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THE MOURNING AFTER — WISCONSIN

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Iowa only has itself to blame.

Wisconsin v Iowa
Stiff-armed by a fullback.
Photo by Matthew Holst/Getty Images

This was the chance.

This was the opportunity.

This was the moment.

And Iowa didn’t seize it. The players didn’t take it. The coaches didn’t take it. Wisconsin, however, did. They walked into Kinnick Stadium for a night game and walked out 28-17 victors. They did not dominate Iowa. They did not need to.

Iowa dominated Iowa. Mistakes, miscues, bad play calls, bad passes, bad field position, missed tackles, blown assignments, turnovers... those dominated the Hawkeyes.

And it sucks. This was the opportunity to take what will likely equate to a two-game lead in the Big Ten West. Everything in the world was behind Iowa to have another truly, incomprehensible, wonderfully special season and they blew it.

They all, as a team, blew it. This wasn’t a game the Wisconsin Badgers won, this was a game the Iowa Hawkeyes lost.

For most of Saturday evening, Iowa looked like the better team. Nate Stanley quarterbacked an 8-play, 75-yard drive late in the third quarter that was easily the best the Hawkeyes have looked on offense all season.

It came after one of Iowa’s worst miscues of the game: fourth-string tight end Shaun Beyer touching a punt no one beside Wisconsin on God’s green earth had any business being near. The Badgers scored a touchdown three plays later and took a 14-10 lead.

Then Nate Stanley, Toren Young and the rest of the Hawkeyes did their thing and it seemed as if Iowa could get the ball back one or two more times, maybe kick a field goal or burn some clock, they could win against Wisconsin.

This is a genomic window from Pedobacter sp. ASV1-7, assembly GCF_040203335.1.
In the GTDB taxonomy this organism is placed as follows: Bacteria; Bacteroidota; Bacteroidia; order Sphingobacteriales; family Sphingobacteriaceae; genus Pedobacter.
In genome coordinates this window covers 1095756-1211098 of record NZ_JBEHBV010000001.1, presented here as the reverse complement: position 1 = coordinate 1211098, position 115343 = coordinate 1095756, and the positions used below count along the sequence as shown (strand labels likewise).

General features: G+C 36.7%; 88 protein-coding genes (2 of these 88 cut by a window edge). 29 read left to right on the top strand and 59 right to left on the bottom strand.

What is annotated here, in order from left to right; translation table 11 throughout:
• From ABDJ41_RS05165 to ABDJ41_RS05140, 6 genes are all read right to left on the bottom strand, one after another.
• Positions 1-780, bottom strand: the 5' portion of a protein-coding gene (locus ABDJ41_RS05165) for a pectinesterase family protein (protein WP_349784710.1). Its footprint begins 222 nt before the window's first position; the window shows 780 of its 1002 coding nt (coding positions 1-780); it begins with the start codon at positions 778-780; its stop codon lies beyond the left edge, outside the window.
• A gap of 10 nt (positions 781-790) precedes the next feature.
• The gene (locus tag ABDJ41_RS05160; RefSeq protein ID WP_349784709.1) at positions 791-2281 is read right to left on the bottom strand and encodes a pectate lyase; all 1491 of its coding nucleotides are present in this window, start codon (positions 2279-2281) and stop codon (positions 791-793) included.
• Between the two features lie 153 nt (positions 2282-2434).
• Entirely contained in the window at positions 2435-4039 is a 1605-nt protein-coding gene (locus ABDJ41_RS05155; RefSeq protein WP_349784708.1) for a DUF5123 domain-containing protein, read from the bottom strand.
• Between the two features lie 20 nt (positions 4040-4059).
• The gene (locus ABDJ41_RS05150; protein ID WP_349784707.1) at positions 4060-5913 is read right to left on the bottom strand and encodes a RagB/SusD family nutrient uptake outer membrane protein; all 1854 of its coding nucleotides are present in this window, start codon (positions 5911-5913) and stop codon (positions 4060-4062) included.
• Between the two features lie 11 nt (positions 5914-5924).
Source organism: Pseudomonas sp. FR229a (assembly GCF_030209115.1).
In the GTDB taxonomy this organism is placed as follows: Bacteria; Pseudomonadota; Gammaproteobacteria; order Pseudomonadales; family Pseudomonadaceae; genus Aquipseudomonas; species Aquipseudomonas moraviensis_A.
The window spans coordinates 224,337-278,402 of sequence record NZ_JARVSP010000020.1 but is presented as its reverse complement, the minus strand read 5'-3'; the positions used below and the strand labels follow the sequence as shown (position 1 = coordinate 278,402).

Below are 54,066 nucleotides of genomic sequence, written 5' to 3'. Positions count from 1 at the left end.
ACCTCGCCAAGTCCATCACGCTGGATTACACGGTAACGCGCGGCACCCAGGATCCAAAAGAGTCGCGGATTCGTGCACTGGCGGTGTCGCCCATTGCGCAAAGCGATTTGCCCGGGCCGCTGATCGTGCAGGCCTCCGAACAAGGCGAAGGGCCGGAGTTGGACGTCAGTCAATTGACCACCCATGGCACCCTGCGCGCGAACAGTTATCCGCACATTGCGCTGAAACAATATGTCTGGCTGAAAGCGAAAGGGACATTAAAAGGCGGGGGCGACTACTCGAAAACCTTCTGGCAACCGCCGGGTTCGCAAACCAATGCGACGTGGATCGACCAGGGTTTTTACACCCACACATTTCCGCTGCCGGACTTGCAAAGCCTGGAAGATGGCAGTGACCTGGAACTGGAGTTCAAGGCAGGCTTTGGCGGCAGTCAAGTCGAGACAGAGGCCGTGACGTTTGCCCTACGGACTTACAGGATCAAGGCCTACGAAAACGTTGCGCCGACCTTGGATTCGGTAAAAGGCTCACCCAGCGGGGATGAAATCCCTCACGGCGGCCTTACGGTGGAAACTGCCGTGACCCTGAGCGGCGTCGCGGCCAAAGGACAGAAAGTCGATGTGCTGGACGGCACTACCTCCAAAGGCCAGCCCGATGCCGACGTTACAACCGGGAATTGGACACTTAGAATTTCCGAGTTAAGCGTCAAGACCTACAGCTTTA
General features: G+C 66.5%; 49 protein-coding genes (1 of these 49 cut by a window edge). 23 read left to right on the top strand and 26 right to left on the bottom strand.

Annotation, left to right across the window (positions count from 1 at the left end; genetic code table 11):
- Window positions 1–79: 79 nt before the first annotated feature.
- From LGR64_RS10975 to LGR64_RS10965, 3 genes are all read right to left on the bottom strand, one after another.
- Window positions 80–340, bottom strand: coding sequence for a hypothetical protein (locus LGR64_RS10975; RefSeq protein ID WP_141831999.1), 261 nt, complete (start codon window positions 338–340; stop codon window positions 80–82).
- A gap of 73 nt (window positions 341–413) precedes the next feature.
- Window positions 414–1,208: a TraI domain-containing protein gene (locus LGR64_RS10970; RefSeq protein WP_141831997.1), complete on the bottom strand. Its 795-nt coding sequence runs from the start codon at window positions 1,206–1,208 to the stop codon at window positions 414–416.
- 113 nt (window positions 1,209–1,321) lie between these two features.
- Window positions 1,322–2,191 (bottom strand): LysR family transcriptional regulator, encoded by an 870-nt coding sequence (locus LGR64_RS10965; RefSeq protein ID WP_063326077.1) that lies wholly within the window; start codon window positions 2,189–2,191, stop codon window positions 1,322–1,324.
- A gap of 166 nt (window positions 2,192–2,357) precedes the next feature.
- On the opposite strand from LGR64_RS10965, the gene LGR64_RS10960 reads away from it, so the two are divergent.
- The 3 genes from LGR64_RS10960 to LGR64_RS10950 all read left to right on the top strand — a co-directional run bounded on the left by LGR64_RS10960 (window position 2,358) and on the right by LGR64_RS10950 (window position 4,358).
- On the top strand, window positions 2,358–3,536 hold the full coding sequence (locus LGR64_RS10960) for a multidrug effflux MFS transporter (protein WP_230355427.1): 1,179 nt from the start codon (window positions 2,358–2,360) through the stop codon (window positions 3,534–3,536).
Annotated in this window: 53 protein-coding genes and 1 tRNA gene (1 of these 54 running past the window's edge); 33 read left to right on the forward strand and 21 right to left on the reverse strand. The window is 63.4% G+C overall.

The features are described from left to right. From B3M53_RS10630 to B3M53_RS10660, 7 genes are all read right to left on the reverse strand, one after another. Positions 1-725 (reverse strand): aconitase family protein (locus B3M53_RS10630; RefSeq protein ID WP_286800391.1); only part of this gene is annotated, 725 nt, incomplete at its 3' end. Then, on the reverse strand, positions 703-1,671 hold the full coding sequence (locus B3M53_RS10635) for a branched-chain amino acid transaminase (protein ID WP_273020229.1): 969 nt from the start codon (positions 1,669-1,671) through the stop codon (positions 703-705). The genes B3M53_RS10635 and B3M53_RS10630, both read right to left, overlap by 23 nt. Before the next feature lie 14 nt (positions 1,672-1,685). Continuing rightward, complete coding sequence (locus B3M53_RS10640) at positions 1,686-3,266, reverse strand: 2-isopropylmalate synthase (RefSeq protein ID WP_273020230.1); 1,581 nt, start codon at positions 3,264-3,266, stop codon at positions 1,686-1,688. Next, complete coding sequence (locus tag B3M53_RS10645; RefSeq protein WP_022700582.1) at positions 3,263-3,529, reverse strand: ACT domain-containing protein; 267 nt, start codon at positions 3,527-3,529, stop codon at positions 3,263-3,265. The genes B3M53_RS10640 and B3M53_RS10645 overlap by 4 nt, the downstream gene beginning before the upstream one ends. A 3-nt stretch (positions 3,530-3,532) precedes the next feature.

They got the ball back four times after that, did nothing with it and allowed the Badgers to score two more touchdowns and win the game. They couldn’t string together anything and the desperation drive with under one minute left ended in an interception.

But then again, this is par for the course.

Iowa has won just three games against Wisconsin since 2006 and have been victorious exactly once the last seven times its played against the Badgers. In the Kirk Ferentz era, Iowa has averaged just 18.8 points per game against Wisconsin. That’s not great and, hell, the Hawkeyes didn’t even eclipse that everage on Saturday night.

And it cost them, more than perhaps they know.

Barring something strange, Wisconsin is going to win the division and (probably) play Ohio State in the Big Ten Championship. Iowa, meanwhile, is going to likely struggle the rest of this season.

Kirk Ferentz is 2-8 in his career at Iowa in games played on the road after a bye week. The Hawkeyes head to Minnesota in two weeks (as they have a bye next weekend) and if history means anything, very well could lose. The Gophers aren’t particularly good, but they’ll be at home and PJ Fleck really needs a signature win. There’s a decent chance they get it.

That’s just the start of a stretch where Iowa plays four-of-five games on the road. Among them are contests at Indiana, at Purdue and at Penn State. They will all be difficult and between those and Minnesota, there are could be multiple losses in that stretch if things don’t improve, particularly on the offensive consistency front.

Is that a little bleak? Maybe. Will Iowa dig deep, respond, and save this season? Maybe. But they likely aren’t playing for a conference championship berth anymore and that changes things.

Now Iowa’s playing for a spot in a decent bowl, hopefully somewhere that it’s warm. All the great things, all those paths that led to everlasting glory — those are seemingly gone now. This won’t be a legendary team simply because they just aren’t set up to be anymore.

Maybe things turn around. Maybe Iowa still wins nine or ten games this year. But I’m not sure anymore. Boiling it down, the drive that ended in Wisconsin’s first touchdown of the fourth quarter didn’t just end the game.

It probably ended what this season could have been.